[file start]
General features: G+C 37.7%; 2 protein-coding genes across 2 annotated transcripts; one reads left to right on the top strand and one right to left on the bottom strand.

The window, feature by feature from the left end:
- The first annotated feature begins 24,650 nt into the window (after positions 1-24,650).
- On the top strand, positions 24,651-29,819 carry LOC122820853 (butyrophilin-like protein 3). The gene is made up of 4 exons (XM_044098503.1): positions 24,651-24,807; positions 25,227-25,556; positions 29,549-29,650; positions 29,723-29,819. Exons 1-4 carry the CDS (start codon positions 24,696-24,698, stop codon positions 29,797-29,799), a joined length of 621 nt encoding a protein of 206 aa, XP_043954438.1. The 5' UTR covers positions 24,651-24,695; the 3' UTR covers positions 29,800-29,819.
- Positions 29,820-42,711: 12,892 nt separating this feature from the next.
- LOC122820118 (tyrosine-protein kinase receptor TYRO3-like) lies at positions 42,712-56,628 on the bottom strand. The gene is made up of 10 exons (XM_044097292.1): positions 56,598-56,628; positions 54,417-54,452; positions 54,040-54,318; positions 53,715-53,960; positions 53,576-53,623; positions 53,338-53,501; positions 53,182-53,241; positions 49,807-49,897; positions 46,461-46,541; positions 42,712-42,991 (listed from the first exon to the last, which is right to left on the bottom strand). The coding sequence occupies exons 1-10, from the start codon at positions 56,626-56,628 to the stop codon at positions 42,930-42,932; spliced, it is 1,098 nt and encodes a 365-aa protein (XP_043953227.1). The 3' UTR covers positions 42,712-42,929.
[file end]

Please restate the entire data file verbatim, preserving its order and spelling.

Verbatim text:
General features: G+C 37.7%; 2 protein-coding genes across 2 annotated transcripts; one reads left to right on the top strand and one right to left on the bottom strand.

The window, feature by feature from the left end:
- The first annotated feature begins 24,650 nt into the window (after positions 1-24,650).
- On the top strand, positions 24,651-29,819 carry LOC122820853 (butyrophilin-like protein 3). The gene is made up of 4 exons (XM_044098503.1): positions 24,651-24,807; positions 25,227-25,556; positions 29,549-29,650; positions 29,723-29,819. Exons 1-4 carry the CDS (start codon positions 24,696-24,698, stop codon positions 29,797-29,799), a joined length of 621 nt encoding a protein of 206 aa, XP_043954438.1. The 5' UTR covers positions 24,651-24,695; the 3' UTR covers positions 29,800-29,819.
- Positions 29,820-42,711: 12,892 nt separating this feature from the next.
- LOC122820118 (tyrosine-protein kinase receptor TYRO3-like) lies at positions 42,712-56,628 on the bottom strand. The gene is made up of 10 exons (XM_044097292.1): positions 56,598-56,628; positions 54,417-54,452; positions 54,040-54,318; positions 53,715-53,960; positions 53,576-53,623; positions 53,338-53,501; positions 53,182-53,241; positions 49,807-49,897; positions 46,461-46,541; positions 42,712-42,991 (listed from the first exon to the last, which is right to left on the bottom strand). The coding sequence occupies exons 1-10, from the start codon at positions 56,626-56,628 to the stop codon at positions 42,930-42,932; spliced, it is 1,098 nt and encodes a 365-aa protein (XP_043953227.1). The 3' UTR covers positions 42,712-42,929.